LowQCab

Joined Nov 6, 2012
4,075
Is the MOSFET so under-rated that it is running
on the ragged-edge of releasing the infamous Blue-Smoke
so that You have to have virtually instantaneous disconnection for it to survive ?

A Current-Limiting-Circuit may be in order,
then it will become a matter of adequate Heat-Sinking,
and the Lock-Out-Protection-Time can be much longer.

There are already quite a few Automotive-Aftermarket-Manufacturers that
have worked all of this out by popping lots of FETs so You don't have to.

N-Channel FETs are cheaper and more rugged.
.
.
.
 

Thread Starter

gkeep

Joined Oct 21, 2017
76
Is the MOSFET so under-rated that it is running
on the ragged-edge of releasing the infamous Blue-Smoke
so that You have to have virtually instantaneous disconnection for it to survive ?

A Current-Limiting-Circuit may be in order,
then it will become a matter of adequate Heat-Sinking,
and the Lock-Out-Protection-Time can be much longer.

There are already quite a few Automotive-Aftermarket-Manufacturers that
have worked all of this out by popping lots of FETs so You don't have to.

N-Channel FETs are cheaper and more rugged.
.
.
.
I considered bootstrapping an N channel but im not good enough with the math to get it switching at 20khz pwm.

The typical power would be between 50-120W, 4-10 Amps, but you never know what people will wire in. With the packages and dissipation im using it should be safe up to 15-20 amps but I'll impiracly test once I have the boards made.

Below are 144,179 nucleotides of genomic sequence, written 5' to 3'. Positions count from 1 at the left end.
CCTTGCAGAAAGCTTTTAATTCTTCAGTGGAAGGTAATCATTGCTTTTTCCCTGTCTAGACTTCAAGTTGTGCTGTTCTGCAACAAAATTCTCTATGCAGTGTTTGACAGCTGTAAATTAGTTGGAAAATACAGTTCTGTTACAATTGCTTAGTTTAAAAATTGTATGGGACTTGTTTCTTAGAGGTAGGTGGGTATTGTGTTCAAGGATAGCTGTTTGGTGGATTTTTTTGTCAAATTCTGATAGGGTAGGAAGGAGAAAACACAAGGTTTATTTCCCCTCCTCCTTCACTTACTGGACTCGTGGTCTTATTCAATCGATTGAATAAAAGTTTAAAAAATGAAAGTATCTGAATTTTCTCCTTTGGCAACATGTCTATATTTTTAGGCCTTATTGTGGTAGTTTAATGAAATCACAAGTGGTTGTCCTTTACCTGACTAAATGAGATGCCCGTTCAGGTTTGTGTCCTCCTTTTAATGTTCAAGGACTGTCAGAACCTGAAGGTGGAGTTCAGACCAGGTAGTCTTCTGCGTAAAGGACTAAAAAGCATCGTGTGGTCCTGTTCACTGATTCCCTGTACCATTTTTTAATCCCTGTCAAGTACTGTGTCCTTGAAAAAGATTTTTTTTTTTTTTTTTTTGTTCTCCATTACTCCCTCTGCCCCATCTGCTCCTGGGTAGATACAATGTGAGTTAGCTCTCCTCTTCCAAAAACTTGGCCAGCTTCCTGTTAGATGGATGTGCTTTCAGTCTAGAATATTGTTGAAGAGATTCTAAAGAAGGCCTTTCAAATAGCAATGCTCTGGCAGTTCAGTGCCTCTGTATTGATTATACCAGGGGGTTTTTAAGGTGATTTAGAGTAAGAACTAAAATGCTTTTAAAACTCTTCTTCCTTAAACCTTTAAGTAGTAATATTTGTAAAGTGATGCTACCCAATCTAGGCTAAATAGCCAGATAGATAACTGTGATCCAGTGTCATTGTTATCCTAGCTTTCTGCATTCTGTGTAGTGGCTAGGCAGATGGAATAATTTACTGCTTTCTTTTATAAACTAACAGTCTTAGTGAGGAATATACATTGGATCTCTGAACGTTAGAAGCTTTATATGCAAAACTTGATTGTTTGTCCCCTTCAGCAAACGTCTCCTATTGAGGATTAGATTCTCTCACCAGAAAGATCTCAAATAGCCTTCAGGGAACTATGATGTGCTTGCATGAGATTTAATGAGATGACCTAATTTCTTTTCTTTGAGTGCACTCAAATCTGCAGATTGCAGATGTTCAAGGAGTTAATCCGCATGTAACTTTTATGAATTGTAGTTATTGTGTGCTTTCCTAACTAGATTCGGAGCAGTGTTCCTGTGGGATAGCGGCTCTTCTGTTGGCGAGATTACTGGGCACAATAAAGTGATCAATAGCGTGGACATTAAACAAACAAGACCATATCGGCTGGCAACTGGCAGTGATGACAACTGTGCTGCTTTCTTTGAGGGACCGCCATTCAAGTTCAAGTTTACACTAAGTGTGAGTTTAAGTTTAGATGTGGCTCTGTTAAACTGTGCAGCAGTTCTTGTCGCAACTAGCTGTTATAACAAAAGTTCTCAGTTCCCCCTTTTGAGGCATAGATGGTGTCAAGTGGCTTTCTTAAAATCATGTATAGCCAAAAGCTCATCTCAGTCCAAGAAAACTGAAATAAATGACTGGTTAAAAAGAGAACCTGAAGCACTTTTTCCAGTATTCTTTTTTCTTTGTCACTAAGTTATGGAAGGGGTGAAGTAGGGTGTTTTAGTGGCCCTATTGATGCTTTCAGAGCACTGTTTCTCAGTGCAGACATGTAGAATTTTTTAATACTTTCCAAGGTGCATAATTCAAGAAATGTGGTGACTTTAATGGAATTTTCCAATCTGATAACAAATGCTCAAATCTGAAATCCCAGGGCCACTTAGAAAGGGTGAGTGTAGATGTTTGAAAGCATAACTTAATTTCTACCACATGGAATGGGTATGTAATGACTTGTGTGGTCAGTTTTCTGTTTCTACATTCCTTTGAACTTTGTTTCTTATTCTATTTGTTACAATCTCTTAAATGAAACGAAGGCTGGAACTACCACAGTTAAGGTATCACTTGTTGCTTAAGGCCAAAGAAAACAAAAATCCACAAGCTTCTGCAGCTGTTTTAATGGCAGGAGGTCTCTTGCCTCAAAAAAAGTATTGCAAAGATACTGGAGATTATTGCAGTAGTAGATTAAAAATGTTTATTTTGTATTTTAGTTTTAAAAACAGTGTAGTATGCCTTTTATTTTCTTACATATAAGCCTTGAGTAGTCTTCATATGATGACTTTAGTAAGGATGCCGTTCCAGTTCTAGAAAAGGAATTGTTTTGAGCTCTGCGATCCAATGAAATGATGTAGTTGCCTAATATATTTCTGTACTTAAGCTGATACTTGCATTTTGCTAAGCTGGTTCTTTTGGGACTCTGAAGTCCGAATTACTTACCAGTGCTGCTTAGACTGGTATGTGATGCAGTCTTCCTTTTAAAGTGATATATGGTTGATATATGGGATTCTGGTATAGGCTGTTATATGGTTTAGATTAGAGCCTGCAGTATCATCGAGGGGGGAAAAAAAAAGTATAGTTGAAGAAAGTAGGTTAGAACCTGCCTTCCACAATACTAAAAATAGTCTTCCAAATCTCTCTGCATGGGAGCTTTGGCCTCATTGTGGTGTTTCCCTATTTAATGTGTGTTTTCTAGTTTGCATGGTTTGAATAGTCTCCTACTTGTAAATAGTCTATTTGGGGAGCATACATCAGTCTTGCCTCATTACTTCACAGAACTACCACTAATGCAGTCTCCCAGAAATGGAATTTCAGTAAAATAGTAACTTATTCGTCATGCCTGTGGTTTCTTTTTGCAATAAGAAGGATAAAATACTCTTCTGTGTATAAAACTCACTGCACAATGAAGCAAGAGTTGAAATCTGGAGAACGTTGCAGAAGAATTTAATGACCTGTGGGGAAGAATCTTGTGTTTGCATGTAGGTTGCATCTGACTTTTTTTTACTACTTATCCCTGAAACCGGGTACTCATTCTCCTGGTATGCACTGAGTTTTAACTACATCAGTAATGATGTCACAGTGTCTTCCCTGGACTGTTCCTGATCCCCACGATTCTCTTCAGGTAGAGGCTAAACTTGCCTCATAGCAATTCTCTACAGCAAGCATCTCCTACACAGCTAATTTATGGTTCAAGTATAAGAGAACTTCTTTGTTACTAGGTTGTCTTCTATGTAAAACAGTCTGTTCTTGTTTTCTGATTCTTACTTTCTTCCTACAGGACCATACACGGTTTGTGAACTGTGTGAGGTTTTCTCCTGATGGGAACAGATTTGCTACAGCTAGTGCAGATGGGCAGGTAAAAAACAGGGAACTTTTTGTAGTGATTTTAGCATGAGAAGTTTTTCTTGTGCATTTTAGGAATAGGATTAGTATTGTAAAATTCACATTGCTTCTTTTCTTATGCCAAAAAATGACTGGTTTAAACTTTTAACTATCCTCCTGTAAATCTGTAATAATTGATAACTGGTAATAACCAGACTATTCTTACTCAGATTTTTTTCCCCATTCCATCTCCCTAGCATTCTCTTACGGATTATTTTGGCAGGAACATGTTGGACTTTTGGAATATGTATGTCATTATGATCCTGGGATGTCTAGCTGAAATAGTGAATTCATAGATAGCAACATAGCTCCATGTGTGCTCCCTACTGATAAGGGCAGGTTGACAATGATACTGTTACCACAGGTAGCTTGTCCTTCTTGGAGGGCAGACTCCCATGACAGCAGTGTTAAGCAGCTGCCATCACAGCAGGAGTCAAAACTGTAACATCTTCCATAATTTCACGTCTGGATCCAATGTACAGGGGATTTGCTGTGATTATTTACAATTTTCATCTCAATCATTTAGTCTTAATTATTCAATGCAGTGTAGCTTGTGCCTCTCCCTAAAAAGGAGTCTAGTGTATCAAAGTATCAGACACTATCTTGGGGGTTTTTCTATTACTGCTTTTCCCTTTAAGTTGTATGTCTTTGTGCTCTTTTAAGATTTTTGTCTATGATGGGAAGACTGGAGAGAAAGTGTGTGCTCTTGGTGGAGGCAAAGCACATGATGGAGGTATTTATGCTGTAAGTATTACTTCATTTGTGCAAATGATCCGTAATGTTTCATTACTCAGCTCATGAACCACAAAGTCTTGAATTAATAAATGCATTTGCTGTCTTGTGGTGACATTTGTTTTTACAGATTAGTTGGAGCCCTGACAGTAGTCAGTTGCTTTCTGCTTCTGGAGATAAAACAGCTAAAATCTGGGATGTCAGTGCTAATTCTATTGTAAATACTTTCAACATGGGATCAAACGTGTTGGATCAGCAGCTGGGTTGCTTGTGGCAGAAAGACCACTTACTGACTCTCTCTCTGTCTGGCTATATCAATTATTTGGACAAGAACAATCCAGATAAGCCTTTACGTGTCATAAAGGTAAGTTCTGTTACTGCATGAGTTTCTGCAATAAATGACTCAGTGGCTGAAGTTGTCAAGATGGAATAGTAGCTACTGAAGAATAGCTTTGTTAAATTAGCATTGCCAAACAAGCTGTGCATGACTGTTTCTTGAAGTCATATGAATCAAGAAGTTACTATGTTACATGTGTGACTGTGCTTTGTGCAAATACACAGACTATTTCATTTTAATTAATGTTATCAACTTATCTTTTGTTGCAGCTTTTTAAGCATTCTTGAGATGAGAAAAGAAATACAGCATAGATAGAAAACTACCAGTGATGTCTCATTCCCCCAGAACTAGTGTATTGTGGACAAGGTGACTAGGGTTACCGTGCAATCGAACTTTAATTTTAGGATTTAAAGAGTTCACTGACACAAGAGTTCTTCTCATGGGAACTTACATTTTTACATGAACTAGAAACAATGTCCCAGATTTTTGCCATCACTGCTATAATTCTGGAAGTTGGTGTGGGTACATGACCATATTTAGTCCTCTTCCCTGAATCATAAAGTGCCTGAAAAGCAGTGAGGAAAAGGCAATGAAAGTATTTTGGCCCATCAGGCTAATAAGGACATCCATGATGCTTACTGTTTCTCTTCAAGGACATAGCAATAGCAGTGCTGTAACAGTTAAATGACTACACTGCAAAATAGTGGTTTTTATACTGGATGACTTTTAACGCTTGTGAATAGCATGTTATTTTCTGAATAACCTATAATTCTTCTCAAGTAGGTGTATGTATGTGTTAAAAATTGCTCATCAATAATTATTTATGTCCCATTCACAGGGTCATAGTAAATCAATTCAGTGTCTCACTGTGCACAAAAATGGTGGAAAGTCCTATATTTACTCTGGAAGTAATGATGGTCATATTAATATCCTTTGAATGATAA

The micro would still be far faster than a fuse.

The way you do this is to set the ADC to sample continuously and interrupt when done. The interrupt handler could disable the output is in well under 1 microsecond.

But do whatever you want, just giving you my opinion.
There will be a fuse in place to protect the wires to the board, im just trying to make this thing as safe as is practicable. How can you get the ADC to sample continuously, then interrupt? I've never heard of any micro being able to do that, that wasn't a digital interrupt.

But to circle back to the OP, should my schematic / values work?
 

Thread Starter

gkeep

Joined Oct 21, 2017
76
Im suppose this short circuit protection is because I'm not really sure of the burn profile of all 60A fuses, and these mosfets have a few (2.7) milliohms of resistance when fully on, its easier to not gamble with a dead short which will let out the smoke first.

Maybe you guys know something I don't. Which is why I'm posting on here before designing it in.
 

schmitt trigger

Joined Jul 12, 2010
905
The led won’t ever light up, nor the positive feedback be achieved, because Q3’s collector is clamped to 0.7v by Q6’s BE junction.

It is a fun and a learning experience to attempt to reinvent the wheel. If this is a one-off project, by all means continue your quest.
But if this is something that will end up in somebody’s else’s hands, then use the automotive high side drivers available from STMicro or Infineon. They have products which have all sorts of protection features, including the main Fet’s die temperature and SOA, which would be from difficult to impossible to implement on a discrete circuit.

Search automotive high side switches.